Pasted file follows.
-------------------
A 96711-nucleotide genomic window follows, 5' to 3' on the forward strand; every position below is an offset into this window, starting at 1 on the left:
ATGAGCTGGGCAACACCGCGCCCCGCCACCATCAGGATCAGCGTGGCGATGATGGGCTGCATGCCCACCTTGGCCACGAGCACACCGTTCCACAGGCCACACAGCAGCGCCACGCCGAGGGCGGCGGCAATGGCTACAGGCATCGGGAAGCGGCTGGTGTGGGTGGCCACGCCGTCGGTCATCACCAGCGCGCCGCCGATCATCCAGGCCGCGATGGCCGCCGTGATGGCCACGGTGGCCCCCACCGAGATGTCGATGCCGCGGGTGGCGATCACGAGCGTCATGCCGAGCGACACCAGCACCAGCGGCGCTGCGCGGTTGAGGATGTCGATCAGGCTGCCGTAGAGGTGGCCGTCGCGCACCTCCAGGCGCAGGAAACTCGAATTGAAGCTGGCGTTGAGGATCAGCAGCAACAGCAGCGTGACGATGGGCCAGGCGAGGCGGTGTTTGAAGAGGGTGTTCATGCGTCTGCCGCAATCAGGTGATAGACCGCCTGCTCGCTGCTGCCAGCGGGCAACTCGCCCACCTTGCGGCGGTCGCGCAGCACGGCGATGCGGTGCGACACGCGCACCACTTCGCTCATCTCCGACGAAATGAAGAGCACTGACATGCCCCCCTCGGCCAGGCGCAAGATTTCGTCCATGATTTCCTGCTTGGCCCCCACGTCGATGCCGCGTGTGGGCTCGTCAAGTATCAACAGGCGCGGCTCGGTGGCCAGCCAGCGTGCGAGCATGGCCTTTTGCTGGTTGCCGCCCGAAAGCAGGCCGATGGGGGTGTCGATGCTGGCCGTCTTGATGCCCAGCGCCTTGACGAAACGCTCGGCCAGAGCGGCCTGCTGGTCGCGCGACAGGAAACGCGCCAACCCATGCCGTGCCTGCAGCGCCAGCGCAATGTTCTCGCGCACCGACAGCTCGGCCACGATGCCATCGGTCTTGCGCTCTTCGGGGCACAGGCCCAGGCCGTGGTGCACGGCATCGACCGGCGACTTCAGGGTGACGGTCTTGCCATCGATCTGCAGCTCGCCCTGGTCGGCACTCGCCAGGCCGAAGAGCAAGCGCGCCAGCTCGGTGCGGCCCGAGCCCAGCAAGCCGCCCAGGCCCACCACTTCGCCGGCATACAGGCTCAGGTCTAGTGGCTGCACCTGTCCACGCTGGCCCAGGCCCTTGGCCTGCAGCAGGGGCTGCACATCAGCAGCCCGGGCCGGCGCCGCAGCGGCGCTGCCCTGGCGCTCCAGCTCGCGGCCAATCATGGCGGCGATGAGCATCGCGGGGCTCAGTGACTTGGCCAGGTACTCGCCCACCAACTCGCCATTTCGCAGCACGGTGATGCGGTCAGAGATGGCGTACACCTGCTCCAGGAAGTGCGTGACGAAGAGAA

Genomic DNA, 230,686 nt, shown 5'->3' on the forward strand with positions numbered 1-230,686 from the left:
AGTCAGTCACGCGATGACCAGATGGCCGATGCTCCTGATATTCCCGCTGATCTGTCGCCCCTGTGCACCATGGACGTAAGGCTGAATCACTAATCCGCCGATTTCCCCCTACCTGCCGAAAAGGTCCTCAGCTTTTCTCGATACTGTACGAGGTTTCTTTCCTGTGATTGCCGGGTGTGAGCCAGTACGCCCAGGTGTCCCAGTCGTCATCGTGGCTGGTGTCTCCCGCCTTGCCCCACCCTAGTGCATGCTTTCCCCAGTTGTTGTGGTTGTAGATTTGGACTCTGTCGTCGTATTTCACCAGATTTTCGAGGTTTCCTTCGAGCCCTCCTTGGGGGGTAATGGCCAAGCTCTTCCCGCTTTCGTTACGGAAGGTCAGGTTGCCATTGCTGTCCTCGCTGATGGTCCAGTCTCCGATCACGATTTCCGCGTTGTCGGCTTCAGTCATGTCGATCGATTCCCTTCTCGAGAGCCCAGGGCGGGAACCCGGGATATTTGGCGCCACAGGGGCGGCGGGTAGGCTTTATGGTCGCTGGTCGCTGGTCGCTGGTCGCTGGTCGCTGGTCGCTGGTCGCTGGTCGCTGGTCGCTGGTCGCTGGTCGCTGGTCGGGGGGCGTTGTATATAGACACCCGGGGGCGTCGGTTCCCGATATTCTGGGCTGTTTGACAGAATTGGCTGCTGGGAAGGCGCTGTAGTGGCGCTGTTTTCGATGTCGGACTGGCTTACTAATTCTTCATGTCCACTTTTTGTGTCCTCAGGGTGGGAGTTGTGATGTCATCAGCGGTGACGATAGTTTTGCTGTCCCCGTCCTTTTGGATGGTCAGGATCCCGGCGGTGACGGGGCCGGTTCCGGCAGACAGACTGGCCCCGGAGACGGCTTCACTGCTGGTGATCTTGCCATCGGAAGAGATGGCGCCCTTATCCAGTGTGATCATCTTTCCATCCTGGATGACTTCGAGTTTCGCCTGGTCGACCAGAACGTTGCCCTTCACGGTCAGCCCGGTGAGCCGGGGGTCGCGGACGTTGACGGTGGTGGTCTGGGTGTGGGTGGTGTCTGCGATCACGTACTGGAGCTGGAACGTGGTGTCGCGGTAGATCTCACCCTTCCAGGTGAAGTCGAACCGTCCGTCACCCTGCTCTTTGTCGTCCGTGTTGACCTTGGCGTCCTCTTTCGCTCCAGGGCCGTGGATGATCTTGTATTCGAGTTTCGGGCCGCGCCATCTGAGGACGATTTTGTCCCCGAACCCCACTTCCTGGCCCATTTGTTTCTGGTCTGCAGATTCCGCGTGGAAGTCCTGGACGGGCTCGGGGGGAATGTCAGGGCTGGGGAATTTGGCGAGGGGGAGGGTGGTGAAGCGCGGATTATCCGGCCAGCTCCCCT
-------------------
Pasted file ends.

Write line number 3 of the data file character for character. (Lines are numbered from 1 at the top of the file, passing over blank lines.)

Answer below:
Genomic DNA, 230,686 nt, shown 5'->3' on the forward strand with positions numbered 1-230,686 from the left: